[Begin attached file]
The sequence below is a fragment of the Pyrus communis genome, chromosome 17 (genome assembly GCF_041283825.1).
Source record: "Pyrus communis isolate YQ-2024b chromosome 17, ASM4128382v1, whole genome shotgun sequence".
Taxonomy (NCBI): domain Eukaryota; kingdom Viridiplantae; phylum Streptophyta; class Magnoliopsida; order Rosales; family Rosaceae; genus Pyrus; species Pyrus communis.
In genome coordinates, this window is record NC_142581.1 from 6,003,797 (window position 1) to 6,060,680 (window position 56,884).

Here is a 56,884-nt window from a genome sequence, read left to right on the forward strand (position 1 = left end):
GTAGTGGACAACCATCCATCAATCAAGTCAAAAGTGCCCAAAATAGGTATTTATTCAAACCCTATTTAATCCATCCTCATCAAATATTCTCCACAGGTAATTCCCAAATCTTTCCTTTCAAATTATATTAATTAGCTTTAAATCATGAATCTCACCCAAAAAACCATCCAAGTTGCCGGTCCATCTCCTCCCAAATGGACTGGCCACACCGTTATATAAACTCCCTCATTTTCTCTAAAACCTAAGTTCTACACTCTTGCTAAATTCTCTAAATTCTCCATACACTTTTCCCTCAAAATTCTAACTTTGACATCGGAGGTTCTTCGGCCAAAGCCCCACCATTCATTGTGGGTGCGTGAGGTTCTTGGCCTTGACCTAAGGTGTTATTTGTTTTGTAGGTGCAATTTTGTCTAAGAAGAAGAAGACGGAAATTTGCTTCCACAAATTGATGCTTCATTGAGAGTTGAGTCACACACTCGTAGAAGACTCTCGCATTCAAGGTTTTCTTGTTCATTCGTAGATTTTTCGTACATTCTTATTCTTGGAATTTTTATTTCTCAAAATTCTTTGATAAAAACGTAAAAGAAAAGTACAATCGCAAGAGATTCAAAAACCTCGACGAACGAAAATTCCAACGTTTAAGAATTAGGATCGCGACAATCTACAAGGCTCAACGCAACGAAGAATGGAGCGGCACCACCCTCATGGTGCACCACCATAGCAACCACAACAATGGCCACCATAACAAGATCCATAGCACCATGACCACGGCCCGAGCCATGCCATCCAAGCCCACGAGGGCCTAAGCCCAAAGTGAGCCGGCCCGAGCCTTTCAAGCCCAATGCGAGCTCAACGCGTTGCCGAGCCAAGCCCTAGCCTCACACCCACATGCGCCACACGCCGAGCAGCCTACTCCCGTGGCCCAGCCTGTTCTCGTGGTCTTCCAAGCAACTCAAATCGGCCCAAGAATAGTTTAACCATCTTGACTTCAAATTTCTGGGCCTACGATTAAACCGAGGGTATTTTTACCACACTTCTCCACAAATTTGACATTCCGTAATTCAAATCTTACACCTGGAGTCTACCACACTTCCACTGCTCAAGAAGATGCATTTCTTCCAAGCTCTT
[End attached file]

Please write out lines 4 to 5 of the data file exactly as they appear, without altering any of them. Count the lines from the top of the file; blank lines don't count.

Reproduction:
In genome coordinates, this window is record NC_142581.1 from 6,003,797 (window position 1) to 6,060,680 (window position 56,884).

Here is a 56,884-nt window from a genome sequence, read left to right on the forward strand (position 1 = left end):